He watched as an odd man entered the bar. He seemed too regular to be normal. Johnny paid particular attention to the manner in which the man surveyed the room and selected his spot. “What is this guy’s motivation,” thought Johnny, “Why there, as opposed to here?” He took a deep breath and looked away, unable to deal with the man any longer. He lit a cigarette and turned on his stool to the opposite direction. There was something about this man that overwhelmed him with a sense of impending evil, something bad yet to be untapped.
“The influence of one’s father, or lack thereof, sinks its roots much deeper into the fabric of a growing mind, than is ordinarily agreed upon. It would seem that the simple rule of action – reaction would apply, but it may be more complex, or conversely more simplistic than that. I would conjecture that the worst way to solidify a child’s belief in any given institution, activity, or otherwise rule restrictive environment, is to demand that they participate or practice against their will. The results can be disastrous. An alternative solution, or manipulation technique, derived exclusively from, well it’s hard to say where, but at any rate, from the brighter side of the road, would be as follows: simple exposure, appeal to the mysterious, and demonstrated love, of any kind, to the object of the persuasion.”
Johnny turned back to the bar and surrounded the man with his attention. He felt sorry for him, and secretly wished that life had treated him better. On the back of the napkin he wrote, “parenthood – show the kid – leave it to them – remember the guy.” I neatly folded the napkin and slid it gently under the pack of cigarettes sitting on the bar.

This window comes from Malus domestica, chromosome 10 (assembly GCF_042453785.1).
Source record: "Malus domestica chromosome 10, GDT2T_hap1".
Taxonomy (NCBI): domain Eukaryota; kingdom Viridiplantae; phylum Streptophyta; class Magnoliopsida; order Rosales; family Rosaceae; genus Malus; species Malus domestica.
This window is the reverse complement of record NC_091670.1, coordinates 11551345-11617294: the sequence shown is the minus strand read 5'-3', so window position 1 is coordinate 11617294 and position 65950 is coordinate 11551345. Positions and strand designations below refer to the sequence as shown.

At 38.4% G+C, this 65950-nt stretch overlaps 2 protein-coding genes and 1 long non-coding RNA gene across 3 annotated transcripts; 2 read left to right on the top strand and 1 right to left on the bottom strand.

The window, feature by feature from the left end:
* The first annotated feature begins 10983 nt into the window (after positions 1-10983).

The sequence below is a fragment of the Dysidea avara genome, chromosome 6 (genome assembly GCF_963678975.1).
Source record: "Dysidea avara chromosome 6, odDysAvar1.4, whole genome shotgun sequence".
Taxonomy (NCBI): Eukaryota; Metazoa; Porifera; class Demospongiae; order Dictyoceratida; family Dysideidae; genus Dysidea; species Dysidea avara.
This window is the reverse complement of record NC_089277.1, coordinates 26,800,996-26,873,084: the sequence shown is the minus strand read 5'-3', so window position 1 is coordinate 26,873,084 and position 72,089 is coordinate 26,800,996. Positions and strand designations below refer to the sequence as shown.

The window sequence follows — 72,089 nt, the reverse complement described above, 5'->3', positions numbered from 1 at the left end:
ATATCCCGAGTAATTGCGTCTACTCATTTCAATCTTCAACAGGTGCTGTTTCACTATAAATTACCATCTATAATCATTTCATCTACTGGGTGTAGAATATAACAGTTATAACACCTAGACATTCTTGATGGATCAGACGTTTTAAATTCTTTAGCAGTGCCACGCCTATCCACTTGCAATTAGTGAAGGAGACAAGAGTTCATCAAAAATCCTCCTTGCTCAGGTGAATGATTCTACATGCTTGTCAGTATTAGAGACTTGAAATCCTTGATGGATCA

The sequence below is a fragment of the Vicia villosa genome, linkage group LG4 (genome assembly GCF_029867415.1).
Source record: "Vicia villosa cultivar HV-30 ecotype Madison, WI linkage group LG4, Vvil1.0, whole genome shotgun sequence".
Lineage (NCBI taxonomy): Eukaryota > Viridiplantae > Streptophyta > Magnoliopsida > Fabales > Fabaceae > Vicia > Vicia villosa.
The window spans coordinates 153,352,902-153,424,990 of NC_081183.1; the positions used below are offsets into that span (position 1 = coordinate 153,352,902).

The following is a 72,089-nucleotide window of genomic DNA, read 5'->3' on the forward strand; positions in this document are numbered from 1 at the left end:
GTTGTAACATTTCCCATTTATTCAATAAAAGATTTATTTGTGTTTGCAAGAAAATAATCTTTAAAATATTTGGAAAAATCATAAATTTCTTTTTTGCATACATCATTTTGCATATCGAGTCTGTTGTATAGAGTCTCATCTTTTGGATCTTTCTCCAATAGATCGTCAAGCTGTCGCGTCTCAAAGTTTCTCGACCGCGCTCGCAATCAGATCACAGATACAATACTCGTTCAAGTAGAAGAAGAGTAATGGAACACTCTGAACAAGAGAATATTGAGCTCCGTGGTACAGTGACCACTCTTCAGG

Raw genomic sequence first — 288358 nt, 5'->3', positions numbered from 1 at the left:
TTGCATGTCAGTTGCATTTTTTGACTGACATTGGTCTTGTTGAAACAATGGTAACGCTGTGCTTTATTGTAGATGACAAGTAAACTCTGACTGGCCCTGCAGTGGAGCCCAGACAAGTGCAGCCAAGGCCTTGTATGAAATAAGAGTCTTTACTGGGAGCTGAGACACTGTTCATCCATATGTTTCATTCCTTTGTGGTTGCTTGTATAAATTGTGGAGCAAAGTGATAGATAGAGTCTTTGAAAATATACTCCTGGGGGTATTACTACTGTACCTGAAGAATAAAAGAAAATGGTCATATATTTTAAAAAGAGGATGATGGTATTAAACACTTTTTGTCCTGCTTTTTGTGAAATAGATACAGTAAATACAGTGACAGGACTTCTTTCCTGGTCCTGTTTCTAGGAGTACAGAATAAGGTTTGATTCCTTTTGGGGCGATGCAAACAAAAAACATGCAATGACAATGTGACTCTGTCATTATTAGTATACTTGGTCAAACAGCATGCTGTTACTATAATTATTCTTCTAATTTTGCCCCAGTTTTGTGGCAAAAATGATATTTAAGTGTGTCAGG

He suddenly felt the air around him become heavy with presence and heard the legs of a wooden stool scrape across the sticky floor. Arranging herself on the stool next to him was a new woman of slightly older age. She smelled of nice inexpensive department store perfume, not too much, just enough to speckle the air. Her hair was tired of being crafted forcefully over the years into shapes and styles. A pack of Virginia Slims sat on the bar and as if some connection were made by the action, she coughed lightly as Johnny looked at them and wondered about brand selection. He moved his own pack to or three inches and made the box symmetrically correct in relation to the boundaries of the bar. The napkin graffittied with his wisdom sat exposed. Reaching to conceal it, he could sense that the woman was looking at it. A feeling of warm foolishness surfaced about his head and neck making him stop. He felt trapped as though he had been caught with his fly down by someone in an elevator and left unable to remedy the situation without drawing undo attention from others in the process. He looked her in the eyes and smiled. She returned a smile then looked into the empty space in front of her while lighting a cigarette. Temporarily unable to think for himself he did the same. The napkin remained where it was.